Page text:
James E. Burke, a long-time Robert Wood Johnson Foundation Trustee and Trustee Emeritus, and the former Johnson & Johnson Chairman and Chief Executive Officer, died last Friday at age 87.
Jim’s career at J&J spanned 37 years. He was named president in 1973, and chairman and chief executive officer in 1976, serving until he retired in 1989. His career probably is best remembered for his leadership of the company during the Tylenol poisonings of the 1980s.
In addition to his many contributions to the Foundation, where he ably served as a Trustee for more than a decade, he was the chairman and force behind our long-time grantee, the Partnership for a Drug-Free America.
In 2000 he was awarded the Presidential Medal of Freedom, the nation’s highest civilian award, for his unique contributions in both the private and public sectors. And Forbes magazine also named him one of the 10 greatest CEOs of all time.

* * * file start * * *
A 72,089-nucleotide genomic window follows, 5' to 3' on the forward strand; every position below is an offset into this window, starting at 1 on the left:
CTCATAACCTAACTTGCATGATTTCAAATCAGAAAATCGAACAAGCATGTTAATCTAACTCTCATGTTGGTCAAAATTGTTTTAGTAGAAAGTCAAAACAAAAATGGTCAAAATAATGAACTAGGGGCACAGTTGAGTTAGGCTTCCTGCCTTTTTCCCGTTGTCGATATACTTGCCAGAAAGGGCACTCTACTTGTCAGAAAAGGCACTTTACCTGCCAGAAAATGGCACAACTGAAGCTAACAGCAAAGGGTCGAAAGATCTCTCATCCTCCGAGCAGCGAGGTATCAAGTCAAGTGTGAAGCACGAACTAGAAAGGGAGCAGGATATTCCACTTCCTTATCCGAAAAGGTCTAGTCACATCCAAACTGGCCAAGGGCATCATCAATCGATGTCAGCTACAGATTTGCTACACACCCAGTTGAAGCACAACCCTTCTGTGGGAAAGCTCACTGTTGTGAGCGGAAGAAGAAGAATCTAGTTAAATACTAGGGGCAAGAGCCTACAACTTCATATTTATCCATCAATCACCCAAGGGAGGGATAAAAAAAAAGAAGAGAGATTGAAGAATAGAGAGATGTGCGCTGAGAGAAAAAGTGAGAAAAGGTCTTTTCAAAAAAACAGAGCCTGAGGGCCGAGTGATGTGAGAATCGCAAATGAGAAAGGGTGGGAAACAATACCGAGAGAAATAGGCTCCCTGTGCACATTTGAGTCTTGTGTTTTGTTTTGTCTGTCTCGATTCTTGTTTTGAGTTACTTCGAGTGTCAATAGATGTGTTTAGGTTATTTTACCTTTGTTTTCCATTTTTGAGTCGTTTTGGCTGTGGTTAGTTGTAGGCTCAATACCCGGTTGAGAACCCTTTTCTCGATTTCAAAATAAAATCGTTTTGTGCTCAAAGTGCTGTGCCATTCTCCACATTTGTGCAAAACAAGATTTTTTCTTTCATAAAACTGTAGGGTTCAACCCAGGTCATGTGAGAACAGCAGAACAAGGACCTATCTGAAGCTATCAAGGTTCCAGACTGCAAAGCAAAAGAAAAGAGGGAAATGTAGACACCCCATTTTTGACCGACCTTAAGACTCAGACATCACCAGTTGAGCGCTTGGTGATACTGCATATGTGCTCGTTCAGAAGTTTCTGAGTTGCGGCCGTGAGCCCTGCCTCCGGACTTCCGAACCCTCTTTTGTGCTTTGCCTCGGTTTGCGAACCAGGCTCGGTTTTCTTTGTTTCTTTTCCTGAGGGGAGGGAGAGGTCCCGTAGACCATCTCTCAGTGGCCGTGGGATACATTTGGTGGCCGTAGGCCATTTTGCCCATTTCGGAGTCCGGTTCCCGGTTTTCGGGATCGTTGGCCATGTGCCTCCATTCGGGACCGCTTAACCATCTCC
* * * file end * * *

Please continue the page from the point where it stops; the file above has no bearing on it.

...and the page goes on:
Upon his passing, Foundation President and CEO Risa Lavizzo-Mourey remembered Jim and his many contributions: “Jim Burke exemplified the very best in both business leadership and human nature. He made the tough decisions a leader needs to make, as seen most clearly in his honest and open handling of the Tylenol tampering. And he worked tirelessly to protect children and families through his leadership of the Partnership for a Drug-Free America. In both the business and non-profit worlds, Jim put people first. The Robert Wood Johnson Foundation–and the world–benefitted greatly from his effort and his integrity.”